Ziphius takes drone tech to the waves
It wasn’t all that long ago that the product category of “consumer aerial drone” was created, thanks to the introduction of smart-but-relatively-cheap quadcopters such as the AR Drone. These remote-control aircraft can be a lot of fun, but ... what about those of us who prefer the water to the skies? That’s where the Ziphius comes in. It’s a smartphone or tablet-controlled camera-equipped aquatic drone, that’s capable of autonomous behavior.
Designed in Portugal’s Azores islands, the Ziphius has a lithium iron phosphate battery that powers two brushless DC motors, which in turn each spin one of two pod-like propellers. These propellers can run in forward and reverse, independent of one another, allowing the Ziphius to turn on the spot. Its maximum forward speed is 6 mph (9.7 km/h).
Utilizing an included iOS or Android app, users can remotely control the drone via Wi-Fi from a distance of up to 300 feet (90 m). Not only does the app allow them to control the speed and direction of the Ziphius, but it also provides them with a 720p live feed from an onboard HD video camera. A servo motor lets users tilt the camera up to see what’s above the surface, or tilt it down to see what’s lurking below. If things are a little dark under the surface, they can also flip on the camera’s LED light.
Footage is additionally recorded at 1080p to an onboard 8 GB MicroSD card, plus it can be uploaded to YouTube directly from the app.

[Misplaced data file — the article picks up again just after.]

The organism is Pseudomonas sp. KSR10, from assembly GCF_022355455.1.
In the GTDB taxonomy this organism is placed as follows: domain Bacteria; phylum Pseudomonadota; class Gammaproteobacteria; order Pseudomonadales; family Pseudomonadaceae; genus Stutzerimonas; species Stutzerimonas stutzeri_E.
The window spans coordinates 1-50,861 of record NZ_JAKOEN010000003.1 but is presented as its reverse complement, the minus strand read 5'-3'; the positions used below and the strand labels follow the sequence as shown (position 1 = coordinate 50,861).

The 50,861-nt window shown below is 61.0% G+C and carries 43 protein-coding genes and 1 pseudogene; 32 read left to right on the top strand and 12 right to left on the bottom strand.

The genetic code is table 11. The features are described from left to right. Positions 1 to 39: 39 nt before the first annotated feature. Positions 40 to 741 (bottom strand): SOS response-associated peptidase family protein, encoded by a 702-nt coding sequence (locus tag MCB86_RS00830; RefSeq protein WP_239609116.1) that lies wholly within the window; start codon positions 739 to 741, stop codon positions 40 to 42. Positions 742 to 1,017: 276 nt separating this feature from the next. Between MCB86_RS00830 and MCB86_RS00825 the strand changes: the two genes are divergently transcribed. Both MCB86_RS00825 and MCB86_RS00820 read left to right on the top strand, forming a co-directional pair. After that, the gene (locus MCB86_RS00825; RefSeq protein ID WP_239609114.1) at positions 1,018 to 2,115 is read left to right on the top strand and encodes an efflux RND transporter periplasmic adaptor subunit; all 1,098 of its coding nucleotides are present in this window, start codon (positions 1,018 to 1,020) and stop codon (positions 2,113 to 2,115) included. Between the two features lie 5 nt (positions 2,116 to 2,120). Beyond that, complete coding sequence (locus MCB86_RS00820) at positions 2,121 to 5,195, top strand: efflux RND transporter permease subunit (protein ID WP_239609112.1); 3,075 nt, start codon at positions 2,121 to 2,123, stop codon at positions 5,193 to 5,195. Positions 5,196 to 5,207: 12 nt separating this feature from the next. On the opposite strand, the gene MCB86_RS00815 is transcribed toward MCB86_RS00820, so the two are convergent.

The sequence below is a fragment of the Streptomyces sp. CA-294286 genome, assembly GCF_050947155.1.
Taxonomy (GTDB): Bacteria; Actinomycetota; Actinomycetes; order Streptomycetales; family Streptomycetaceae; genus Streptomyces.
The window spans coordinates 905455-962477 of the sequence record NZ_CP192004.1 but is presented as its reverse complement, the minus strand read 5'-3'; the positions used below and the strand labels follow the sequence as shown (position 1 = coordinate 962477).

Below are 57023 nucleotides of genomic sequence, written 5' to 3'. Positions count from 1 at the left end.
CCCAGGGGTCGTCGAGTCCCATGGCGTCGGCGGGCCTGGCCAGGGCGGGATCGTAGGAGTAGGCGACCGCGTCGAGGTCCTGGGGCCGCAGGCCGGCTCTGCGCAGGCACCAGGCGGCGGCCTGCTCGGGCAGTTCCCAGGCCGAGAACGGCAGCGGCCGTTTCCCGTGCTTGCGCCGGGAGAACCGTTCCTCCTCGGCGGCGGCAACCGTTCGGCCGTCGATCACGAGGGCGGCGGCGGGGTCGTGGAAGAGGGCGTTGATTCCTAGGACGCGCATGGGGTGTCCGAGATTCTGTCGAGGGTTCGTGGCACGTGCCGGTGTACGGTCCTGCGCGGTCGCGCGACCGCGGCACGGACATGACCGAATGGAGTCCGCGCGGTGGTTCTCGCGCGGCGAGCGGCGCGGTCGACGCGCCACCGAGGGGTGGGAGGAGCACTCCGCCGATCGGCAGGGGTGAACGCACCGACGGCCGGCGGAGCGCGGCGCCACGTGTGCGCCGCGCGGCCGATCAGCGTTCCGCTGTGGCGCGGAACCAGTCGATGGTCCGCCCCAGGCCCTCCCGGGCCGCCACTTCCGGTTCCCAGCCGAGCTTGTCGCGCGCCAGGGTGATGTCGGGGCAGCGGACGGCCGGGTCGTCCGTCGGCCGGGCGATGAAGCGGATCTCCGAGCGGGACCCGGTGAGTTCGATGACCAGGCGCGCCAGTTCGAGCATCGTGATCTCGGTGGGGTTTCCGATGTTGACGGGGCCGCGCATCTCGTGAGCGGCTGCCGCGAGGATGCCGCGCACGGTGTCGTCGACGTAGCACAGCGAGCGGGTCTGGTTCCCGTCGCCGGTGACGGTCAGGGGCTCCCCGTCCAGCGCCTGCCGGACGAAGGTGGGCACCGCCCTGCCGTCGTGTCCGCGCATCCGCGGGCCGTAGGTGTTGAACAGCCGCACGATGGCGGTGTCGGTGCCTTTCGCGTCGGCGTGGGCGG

Battery life sits at a reported one hour of run time per charge. A display on the app’s control screen indicates the current battery status, so users can bring the Ziphius in before they end up having to swim out to retrieve it.
The drone’s body consists of one main impact-resistant plastic base unit, and interchangeable foam backs that can be swapped on and off. These backs are configured for performing different tasks, such as transporting drinks in pools, or serving as a GoPro camera mount. Should the drone be flipped over in rough seas, its self-righting design ensures that it will roll back up.
Thanks to its integrated Raspberry Pi and ATMEGA microcontrollers, the watercraft can already do things like tracking and chasing down a colored ball thrown into the water in its vicinity. Other artificial intelligence-based capabilities are in the works, along with augmented reality games utilizing its video feed.
Azorean Aquatic Technologies, the maker of the Ziphius, is currently raising production funds on Kickstarter. The US$195 early bird specials are already gone, but you can still get a drone of your own for a pledge of $245. Assuming that the funding goal is met and production commences, the first deliveries are scheduled for next March.
The Ziphius can be seen in action in the pitch video below.